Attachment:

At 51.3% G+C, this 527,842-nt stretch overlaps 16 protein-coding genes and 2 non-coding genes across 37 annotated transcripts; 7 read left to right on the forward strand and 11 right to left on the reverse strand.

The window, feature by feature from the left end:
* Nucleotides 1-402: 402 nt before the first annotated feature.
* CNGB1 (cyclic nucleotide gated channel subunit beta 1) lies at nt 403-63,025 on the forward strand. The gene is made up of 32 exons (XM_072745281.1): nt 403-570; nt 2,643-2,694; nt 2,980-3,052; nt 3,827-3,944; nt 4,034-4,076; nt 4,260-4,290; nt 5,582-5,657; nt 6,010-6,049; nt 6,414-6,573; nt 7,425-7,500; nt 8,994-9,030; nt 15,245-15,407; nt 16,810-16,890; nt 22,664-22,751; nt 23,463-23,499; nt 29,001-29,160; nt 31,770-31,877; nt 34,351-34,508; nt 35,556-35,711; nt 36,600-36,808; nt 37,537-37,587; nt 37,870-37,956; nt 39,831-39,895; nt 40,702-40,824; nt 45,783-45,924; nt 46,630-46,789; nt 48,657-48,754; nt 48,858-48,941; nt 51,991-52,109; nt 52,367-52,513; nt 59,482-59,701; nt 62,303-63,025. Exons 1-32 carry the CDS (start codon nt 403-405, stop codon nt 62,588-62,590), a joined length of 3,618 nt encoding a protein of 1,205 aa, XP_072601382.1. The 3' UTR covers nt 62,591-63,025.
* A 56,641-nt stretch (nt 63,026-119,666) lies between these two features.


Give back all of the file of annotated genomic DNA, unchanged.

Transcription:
At 51.3% G+C, this 527,842-nt stretch overlaps 16 protein-coding genes and 2 non-coding genes across 37 annotated transcripts; 7 read left to right on the forward strand and 11 right to left on the reverse strand.

The window, feature by feature from the left end:
* Nucleotides 1-402: 402 nt before the first annotated feature.
* CNGB1 (cyclic nucleotide gated channel subunit beta 1) lies at nt 403-63,025 on the forward strand. The gene is made up of 32 exons (XM_072745281.1): nt 403-570; nt 2,643-2,694; nt 2,980-3,052; nt 3,827-3,944; nt 4,034-4,076; nt 4,260-4,290; nt 5,582-5,657; nt 6,010-6,049; nt 6,414-6,573; nt 7,425-7,500; nt 8,994-9,030; nt 15,245-15,407; nt 16,810-16,890; nt 22,664-22,751; nt 23,463-23,499; nt 29,001-29,160; nt 31,770-31,877; nt 34,351-34,508; nt 35,556-35,711; nt 36,600-36,808; nt 37,537-37,587; nt 37,870-37,956; nt 39,831-39,895; nt 40,702-40,824; nt 45,783-45,924; nt 46,630-46,789; nt 48,657-48,754; nt 48,858-48,941; nt 51,991-52,109; nt 52,367-52,513; nt 59,482-59,701; nt 62,303-63,025. Exons 1-32 carry the CDS (start codon nt 403-405, stop codon nt 62,588-62,590), a joined length of 3,618 nt encoding a protein of 1,205 aa, XP_072601382.1. The 3' UTR covers nt 62,591-63,025.
* A 56,641-nt stretch (nt 63,026-119,666) lies between these two features.